The Handmaid's Tale by Margaret Atwood

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Whereas the Commander’s words and emotions are described and dissected in the novel at some length, Nick, by contrast – the other male with whom Offred has a romantic liaison in the time-frame of the novel – is left as a far more mysterious figure. In this, he is – apparently deliberately – made to correspond to a familiar romantic stereotype: the powerfully sexual male who has ‘secrets’ he never reveals, and whose real emotions are never exposed by his ‘long sardonic unrevealing face’ (41:253). In the depths of her sexual frustration, Offred gives herself totally to Nick, who could, not unreasonably, be described as an archetypal female fantasy figure, and she does this in a manner she finds embarrassing to relate (‘I told you it was bad’ – 41:252), and which entirely overturns any aspirations she may once have had for a more feminist-style ‘even-steven transaction’ (160):

[…] I knock softly, a beggar’s knock. Each time I would expect him to be gone; or worse, I would expect him to say I could not come in. […] His failure to do any of these things I experienced as the most incredible benevolence and luck. (41:252)

Offred’s complete submission to Nick at the end of the novel in what can only be described as a full-blown romantic climax has not always gone down well in academic circles. It is important to point out though that Atwood’s presentation of Offred’s love for Nick is certainly not without nuance. It is, firstly, completely in character for her that she acts as she does, and also that she describes her first encounter with Nick in a species of lush romantic pastiche:

Outside, like punctuation, there’s a flash of lightning, almost no pause and then the thunder. He’s undoing my dress, a man made of darkness. I can’t see his face, and I can hardly breathe, hardly stand, and I’m not standing. His mouth is on me, his hands. I can’t wait and he’s moving, already, love, it’s been so long. I’m alive in my skin, again, arms around him, falling and water softly everywhere, never-ending. (40:245)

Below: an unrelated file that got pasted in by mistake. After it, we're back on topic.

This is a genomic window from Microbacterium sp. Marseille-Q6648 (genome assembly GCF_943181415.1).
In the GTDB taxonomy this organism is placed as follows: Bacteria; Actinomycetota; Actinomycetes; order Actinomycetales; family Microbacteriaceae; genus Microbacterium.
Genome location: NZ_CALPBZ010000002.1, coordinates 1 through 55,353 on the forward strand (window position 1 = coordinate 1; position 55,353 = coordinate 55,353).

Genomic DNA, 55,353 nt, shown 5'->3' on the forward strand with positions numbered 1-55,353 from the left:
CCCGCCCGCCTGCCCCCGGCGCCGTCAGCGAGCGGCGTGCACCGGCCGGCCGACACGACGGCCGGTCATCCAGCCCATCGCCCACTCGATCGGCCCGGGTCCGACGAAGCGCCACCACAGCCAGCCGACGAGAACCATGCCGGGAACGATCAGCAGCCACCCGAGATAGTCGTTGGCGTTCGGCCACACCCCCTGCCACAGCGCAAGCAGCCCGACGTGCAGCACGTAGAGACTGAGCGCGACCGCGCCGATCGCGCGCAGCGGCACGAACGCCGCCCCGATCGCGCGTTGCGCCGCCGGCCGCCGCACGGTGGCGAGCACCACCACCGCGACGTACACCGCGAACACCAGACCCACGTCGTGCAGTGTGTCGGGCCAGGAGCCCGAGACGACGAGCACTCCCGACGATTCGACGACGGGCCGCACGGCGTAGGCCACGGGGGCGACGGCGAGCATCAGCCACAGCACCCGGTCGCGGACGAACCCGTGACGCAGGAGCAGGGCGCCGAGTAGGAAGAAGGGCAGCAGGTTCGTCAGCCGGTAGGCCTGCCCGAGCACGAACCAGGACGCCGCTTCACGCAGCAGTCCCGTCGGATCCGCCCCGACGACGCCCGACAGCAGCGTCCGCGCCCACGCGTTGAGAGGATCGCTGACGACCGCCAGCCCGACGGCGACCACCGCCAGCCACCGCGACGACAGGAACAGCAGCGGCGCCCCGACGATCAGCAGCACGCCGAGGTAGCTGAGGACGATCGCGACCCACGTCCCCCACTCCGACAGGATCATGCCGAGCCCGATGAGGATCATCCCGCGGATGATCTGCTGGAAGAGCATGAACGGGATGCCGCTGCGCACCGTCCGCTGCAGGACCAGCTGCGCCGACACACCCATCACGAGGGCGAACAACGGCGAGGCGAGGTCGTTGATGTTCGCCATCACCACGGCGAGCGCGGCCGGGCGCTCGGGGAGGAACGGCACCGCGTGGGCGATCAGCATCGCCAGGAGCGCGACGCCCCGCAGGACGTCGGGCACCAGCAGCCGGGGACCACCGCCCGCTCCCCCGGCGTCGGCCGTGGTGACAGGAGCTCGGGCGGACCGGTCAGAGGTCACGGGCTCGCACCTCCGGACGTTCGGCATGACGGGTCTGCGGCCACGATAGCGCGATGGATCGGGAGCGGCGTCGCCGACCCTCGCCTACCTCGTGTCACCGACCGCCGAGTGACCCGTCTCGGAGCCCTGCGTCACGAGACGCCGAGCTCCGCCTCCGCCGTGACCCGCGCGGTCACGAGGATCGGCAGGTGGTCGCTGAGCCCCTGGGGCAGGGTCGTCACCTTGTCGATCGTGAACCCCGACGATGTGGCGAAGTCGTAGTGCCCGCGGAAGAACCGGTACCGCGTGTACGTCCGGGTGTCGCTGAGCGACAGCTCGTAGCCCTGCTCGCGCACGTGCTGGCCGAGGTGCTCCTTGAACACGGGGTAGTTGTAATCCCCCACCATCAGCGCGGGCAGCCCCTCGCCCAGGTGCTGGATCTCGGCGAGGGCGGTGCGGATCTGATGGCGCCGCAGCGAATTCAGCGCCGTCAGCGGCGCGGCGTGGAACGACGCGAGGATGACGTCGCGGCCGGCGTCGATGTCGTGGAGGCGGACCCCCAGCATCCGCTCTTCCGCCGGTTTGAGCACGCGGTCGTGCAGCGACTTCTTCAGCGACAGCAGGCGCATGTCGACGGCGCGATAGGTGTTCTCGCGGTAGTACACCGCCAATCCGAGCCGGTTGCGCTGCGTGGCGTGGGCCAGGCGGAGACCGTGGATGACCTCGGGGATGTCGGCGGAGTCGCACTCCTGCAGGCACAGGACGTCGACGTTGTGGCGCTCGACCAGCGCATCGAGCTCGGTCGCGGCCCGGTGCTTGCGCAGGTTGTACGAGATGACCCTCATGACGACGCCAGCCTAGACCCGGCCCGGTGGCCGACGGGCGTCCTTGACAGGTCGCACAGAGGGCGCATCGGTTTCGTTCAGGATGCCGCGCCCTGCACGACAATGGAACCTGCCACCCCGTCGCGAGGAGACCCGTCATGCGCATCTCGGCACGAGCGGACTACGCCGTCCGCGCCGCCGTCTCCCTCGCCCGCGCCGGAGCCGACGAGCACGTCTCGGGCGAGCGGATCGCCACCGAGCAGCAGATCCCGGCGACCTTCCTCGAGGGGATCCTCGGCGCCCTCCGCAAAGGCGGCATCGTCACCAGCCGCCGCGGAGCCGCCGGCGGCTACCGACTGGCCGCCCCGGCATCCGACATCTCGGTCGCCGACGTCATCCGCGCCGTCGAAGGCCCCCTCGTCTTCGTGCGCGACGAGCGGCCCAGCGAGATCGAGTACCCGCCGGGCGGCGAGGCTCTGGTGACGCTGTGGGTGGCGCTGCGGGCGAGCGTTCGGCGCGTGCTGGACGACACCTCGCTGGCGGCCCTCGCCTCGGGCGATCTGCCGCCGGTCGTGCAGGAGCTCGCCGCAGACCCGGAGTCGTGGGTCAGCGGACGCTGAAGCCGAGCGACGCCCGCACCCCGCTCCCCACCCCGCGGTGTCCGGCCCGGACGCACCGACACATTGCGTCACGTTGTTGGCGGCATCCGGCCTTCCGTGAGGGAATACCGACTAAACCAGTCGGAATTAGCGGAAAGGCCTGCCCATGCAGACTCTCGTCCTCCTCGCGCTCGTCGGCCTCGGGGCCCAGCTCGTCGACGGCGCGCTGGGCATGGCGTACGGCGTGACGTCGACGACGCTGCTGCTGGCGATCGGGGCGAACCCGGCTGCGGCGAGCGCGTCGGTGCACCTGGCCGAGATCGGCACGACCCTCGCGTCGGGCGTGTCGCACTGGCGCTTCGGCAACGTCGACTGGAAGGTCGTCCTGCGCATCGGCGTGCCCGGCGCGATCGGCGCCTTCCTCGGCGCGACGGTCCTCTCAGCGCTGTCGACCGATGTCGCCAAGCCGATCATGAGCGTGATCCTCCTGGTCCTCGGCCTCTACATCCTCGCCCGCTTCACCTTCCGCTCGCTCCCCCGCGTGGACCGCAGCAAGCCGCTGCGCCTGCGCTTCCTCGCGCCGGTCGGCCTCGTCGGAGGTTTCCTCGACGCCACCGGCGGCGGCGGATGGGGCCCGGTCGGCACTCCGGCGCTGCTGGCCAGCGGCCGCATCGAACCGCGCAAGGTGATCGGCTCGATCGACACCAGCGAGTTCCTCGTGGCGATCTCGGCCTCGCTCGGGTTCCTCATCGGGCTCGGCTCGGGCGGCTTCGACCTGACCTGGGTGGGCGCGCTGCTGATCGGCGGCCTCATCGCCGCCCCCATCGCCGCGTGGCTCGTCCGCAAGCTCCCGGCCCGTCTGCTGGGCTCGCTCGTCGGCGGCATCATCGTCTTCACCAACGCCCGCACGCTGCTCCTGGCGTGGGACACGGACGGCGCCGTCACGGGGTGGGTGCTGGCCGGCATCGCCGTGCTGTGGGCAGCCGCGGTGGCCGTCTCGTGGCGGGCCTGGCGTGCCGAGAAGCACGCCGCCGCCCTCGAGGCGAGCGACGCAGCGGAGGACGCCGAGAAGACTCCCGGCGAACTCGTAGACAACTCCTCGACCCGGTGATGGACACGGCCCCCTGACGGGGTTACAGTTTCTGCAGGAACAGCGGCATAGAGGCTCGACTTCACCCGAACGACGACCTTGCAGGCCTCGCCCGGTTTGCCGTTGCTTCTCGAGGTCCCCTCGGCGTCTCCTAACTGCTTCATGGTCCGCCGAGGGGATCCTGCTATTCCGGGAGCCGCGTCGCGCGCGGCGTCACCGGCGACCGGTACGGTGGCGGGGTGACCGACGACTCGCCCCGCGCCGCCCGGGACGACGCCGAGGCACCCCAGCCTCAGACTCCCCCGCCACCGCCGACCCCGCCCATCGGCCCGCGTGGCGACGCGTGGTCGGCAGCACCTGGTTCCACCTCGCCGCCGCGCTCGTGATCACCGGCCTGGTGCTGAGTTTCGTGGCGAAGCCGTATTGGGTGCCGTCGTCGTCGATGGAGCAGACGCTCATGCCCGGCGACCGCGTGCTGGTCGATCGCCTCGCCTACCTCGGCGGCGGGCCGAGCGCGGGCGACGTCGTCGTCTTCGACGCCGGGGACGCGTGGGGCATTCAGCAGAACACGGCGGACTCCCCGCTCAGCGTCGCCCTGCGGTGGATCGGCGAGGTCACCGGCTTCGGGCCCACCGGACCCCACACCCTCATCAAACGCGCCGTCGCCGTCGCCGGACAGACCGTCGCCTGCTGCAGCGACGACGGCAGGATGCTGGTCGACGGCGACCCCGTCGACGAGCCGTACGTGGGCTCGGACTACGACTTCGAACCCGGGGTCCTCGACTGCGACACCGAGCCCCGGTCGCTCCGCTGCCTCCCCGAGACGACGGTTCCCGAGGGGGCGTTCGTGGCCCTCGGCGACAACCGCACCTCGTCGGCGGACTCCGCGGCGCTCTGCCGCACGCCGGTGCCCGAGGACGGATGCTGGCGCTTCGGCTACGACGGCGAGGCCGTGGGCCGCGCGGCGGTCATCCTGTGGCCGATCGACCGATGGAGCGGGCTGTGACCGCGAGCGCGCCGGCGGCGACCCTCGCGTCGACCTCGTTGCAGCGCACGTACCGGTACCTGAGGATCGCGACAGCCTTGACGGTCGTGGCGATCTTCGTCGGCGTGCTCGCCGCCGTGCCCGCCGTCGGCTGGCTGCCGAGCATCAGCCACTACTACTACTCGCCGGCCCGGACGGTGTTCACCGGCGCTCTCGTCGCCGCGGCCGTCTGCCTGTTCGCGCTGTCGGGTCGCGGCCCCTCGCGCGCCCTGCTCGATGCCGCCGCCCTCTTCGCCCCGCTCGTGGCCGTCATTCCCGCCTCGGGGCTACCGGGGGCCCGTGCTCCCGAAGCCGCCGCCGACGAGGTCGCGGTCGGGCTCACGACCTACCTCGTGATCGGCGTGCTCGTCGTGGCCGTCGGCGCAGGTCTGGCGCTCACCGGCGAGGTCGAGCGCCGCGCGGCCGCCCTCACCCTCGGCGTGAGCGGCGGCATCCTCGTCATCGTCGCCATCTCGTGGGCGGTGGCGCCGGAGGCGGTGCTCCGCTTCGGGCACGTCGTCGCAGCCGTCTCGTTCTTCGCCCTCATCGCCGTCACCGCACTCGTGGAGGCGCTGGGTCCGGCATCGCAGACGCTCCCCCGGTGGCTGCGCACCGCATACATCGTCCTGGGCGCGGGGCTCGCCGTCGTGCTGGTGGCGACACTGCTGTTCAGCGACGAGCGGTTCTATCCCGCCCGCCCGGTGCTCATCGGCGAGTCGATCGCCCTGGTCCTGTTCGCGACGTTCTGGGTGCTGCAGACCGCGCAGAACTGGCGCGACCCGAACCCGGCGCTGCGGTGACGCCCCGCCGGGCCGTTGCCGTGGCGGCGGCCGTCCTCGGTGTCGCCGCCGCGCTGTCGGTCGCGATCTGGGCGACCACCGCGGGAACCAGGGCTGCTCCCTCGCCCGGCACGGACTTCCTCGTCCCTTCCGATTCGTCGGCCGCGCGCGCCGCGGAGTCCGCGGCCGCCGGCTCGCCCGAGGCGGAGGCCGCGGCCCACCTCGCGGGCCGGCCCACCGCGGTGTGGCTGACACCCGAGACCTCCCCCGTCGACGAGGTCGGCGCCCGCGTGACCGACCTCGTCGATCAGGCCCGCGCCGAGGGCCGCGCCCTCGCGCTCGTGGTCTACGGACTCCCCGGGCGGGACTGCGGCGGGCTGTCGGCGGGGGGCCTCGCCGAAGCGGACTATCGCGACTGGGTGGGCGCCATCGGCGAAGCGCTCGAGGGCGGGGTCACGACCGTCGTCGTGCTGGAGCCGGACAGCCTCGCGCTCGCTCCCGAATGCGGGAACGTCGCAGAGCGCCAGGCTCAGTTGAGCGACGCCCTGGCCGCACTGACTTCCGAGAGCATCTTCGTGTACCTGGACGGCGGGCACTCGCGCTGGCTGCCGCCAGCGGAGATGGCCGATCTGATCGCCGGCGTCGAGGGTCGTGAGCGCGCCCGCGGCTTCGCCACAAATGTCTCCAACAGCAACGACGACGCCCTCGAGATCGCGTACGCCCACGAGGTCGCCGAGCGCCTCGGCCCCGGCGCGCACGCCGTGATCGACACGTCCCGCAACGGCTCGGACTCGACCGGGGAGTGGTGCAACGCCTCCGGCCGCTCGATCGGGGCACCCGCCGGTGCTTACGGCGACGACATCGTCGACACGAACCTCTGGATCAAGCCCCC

ibid. ) – though she immediately replaces it with another representation of romantic love, this time using the constrained clichés and conventions of movies from the forties and fifties: ‘And what’s a nice girl like me doing in a spot like this?’; ‘Abstinence makes the heart grow fonder.’ (40:246). The fact that her accounts are so obviously fake, however, doesn’t at all affect the fact that something of crucial importance happens in Nick’s apartment. Telling the same story using different genres is an old modernist trick, and post-modernist fiction is full of narrators who do their best to avoid telling the reader the truth about key events in their histories. The effect of such techniques is always to heighten the intensity of that hidden secret moment or event: ‘reality avoidance’ in literature almost always makes things seem more real, not less. And the passage of pastiche given above, while it may not be literally ‘true’, leaves the reader with a powerful sense of Offred’s ‘real’ emotions. As she herself points out: ‘All I can hope for is a reconstruction, the way love feels is always only approximate’ (40:246).

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the Unkindness of Ravens If you have found our critical notes helpful, why not try the first Tower Notes novel, a historical fantasy set in the time of the Anglo-Saxon invasions.

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The Unkindness of Ravens by Anthony Paul